"The article I posted originated from The Lancet, about as mainstream as you can get. Are you saying that The Lancet is a bunch of spin doctors?"
The article you posted is a misleading summary posted by the "Healthy News Service", part of a fringe website devoted to various scare stories and medical misinformation.
The actual 10/07 Lancet article suggests that the benefits of flu vaccine are more modest than scientists have believed, but it certainly doesn't say that flu vaccine fails to protect the elderly. In fact, the study's authors support continued vaccination of the elderly while more data from placebo-controlled trials is gathered. They also note that the best study available to date showed a 57% reduction in confirmed flu cases among those who received the flu vaccine.
This is something the "Healthy News Service" failed to mention.
"The article you quoted is NOT from the Lancet, it is from a second study that also came out this month from the NEJM."
Check again. It's from another Lancet article by some of the same authors, with similar conclusions.
"I think it is mainstream medicine who needs to get their two studies together and put a pretty pro-vaccine spin on the issue...Regardless of the study or who funded it or what their purposes are, it has to chaff the apologists mightily when mainstream medicine itself cannot agree on vaccines."
No, actually disagreement on this issue is part of the healthy debate that occurs in the scientific community and which promotes better research and understanding of disease. Where you'll find dead certainty and extreme resistance to changing one's views is among nonscientific ideologues who have an agenda that must be adhered to at all costs.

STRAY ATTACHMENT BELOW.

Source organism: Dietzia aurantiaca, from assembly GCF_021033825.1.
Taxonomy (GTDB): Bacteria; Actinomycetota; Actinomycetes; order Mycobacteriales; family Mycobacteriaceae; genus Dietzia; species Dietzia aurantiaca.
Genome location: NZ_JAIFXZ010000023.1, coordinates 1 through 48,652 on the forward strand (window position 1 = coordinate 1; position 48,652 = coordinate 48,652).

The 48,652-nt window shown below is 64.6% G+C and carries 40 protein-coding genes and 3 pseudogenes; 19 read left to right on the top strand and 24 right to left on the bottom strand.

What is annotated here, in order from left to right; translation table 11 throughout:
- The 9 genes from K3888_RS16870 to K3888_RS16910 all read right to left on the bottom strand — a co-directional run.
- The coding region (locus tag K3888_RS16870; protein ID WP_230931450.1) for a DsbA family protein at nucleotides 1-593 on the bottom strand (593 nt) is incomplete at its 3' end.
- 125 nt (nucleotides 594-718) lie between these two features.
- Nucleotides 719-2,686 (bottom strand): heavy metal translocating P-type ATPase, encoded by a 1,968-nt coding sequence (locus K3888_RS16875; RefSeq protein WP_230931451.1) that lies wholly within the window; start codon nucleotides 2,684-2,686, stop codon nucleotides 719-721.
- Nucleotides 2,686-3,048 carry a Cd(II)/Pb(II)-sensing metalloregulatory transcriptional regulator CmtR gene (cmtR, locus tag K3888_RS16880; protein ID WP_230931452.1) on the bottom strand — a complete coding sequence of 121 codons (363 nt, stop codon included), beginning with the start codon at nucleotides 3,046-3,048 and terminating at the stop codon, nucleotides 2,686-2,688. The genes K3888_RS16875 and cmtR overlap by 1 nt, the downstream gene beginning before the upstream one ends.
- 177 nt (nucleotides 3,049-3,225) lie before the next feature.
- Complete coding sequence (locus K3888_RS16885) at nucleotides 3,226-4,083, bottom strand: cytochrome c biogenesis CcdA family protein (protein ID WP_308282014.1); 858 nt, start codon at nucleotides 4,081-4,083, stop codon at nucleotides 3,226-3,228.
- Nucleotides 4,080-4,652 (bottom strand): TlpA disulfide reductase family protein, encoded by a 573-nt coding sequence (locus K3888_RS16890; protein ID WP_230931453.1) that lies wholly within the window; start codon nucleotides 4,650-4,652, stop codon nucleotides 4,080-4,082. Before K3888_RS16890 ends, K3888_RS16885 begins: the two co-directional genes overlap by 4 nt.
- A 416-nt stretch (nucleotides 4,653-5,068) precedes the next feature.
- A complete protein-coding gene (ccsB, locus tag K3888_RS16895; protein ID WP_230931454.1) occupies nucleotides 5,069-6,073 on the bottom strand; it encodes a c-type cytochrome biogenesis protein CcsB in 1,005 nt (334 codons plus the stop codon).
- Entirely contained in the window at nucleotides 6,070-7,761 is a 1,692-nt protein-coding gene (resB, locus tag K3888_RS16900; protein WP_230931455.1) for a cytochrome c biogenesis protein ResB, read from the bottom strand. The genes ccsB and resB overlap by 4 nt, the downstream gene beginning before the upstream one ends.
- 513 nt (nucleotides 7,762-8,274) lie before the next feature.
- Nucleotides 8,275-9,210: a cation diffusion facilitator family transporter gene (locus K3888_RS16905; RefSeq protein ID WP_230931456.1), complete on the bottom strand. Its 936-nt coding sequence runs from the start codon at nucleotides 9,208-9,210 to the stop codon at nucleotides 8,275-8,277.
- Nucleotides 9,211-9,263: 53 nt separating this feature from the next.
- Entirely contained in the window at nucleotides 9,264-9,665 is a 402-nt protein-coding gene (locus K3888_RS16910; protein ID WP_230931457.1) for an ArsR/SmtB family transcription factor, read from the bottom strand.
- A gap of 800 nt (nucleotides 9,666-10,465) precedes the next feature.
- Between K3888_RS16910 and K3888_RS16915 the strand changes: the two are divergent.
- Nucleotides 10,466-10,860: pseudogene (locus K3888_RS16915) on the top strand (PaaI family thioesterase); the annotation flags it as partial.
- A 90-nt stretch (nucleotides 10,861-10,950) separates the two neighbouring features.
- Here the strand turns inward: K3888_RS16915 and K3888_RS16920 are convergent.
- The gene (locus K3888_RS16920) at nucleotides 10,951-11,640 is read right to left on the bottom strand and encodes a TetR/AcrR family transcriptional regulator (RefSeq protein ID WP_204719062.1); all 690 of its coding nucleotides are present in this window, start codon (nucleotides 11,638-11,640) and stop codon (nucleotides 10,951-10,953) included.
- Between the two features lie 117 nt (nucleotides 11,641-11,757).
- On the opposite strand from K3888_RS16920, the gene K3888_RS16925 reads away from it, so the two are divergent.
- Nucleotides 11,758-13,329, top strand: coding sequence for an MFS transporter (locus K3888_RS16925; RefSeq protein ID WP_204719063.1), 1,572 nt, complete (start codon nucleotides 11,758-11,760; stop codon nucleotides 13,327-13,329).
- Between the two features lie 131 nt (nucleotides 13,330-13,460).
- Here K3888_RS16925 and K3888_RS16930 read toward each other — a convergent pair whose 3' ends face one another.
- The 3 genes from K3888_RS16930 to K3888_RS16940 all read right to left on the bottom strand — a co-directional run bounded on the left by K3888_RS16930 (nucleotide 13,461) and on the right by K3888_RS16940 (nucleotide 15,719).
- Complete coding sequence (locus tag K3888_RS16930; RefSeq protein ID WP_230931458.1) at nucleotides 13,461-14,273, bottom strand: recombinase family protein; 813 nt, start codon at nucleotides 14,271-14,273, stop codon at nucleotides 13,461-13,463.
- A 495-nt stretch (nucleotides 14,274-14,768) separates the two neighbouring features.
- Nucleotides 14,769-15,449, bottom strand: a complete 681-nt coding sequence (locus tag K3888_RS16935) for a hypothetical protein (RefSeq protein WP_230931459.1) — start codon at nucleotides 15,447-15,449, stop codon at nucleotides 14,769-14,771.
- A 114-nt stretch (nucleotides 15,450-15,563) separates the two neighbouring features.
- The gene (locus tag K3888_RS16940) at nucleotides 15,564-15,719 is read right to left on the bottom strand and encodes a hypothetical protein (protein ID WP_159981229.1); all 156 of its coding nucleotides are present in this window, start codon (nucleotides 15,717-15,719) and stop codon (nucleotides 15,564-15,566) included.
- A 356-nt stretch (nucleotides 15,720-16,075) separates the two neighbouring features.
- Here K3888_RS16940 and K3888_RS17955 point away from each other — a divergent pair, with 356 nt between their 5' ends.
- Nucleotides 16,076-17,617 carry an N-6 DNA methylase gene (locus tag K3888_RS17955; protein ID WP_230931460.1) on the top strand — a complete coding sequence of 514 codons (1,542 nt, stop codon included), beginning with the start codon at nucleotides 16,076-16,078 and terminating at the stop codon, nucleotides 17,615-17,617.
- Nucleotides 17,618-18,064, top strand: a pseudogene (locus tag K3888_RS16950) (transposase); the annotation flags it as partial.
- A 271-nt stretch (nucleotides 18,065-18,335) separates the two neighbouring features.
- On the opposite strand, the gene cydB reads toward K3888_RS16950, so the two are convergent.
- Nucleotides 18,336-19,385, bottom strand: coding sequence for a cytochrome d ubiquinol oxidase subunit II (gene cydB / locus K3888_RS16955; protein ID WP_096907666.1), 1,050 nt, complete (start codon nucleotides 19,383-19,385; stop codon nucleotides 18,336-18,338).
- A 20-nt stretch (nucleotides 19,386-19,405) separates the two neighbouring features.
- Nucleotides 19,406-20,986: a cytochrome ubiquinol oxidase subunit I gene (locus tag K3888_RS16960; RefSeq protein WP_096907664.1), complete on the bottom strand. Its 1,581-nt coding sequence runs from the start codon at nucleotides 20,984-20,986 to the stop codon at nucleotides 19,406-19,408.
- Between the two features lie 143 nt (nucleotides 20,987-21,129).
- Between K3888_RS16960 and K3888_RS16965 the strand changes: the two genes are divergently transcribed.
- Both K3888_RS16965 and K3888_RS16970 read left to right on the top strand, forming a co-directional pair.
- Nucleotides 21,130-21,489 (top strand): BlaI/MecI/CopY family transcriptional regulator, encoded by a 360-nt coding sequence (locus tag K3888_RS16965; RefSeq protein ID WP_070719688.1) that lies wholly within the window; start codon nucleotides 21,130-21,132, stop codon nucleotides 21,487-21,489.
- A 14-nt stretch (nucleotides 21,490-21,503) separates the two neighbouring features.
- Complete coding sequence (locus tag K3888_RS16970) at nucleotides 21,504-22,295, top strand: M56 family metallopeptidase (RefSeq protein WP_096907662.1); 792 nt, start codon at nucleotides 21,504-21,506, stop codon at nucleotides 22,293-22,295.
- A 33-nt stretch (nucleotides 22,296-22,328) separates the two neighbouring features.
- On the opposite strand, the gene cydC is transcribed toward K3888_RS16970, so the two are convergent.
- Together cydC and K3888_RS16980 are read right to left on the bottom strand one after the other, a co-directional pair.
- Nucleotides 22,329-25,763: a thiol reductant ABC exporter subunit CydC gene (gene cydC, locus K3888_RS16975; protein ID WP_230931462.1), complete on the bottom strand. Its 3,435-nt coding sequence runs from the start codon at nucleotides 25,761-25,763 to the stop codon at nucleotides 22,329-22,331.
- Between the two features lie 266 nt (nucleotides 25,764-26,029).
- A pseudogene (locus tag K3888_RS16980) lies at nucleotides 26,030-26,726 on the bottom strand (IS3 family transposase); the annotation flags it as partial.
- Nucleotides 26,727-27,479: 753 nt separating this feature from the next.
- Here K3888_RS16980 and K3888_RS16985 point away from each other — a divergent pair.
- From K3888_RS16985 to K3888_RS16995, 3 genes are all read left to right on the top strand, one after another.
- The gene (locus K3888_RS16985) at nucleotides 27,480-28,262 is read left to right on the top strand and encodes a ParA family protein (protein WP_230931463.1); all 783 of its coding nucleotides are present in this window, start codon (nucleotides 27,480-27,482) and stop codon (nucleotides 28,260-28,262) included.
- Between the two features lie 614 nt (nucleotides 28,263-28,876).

The just-published New England Journal of Medicine article referred to earlier
is highly supportive of the benefits of the flu vaccine. Some excerpts:
"Ten years of data from three regions of the United States show that the vaccine reduces the risk of hospitalization from pneumonia or the flu by 27 percent in the elderly, and cuts the death rate in half.
The elderly make up the bulk of the 36,000 people who die from flu each year in the United States..."What we do show, definitely, is that there is a substantial benefit," said Kristin Nichol of the Minneapolis Veterans Affairs Medical Center, leader of the team.
They found that the benefits of the vaccine varied from community to community and from year to year, depending on whether the shots were designed to combat the flu strains that occurred.
"In seasons with a poor match, vaccine effectiveness was 37 percent; in seasons with a good match, vaccine effectiveness was 52 percent" in reducing death, the researchers wrote in their report, published in the New England Journal of Medicine.
Overall, data from more than 70,000 people per season showed that the injections are effective.
Nonetheless, only about 65 percent of people over 64 get a flu shot each year, in part because health-care providers often fail to recommend them, Nichol said."
The lack of more complete vaccine coverage is probably due in part to false information and scaremongering among antivaccine advocates.
It's puzzling to me - the stated purpose of this website is "Educating instead of Medicating". vaccination fulfills this purpose well. Instead of having people taking drugs or handfuls of supplements to combat preventable infectious diseases, a simple shot can keep them healthy and off all medications. Of course this may not be optimal for the profits of the pharmaceutical and supplement industries, as it's more profitable to sell people pills than to prevent them from getting sick through vaccination.
But _we_ should know better.
Oh, and by the way - an author of the new Lancet study claiming a more modest role for the flu vaccine (the one you triumphantly cite), has disclosed financial connections to Big Pharma (receiving consultancy fees from the pharmaceutical giant Sanofi-Synthelabo and the Roche Corporation). In downplaying the usefulness of the flu vaccine, you're taking the word of a researcher who's funded by Big Pharma? Very strange. :)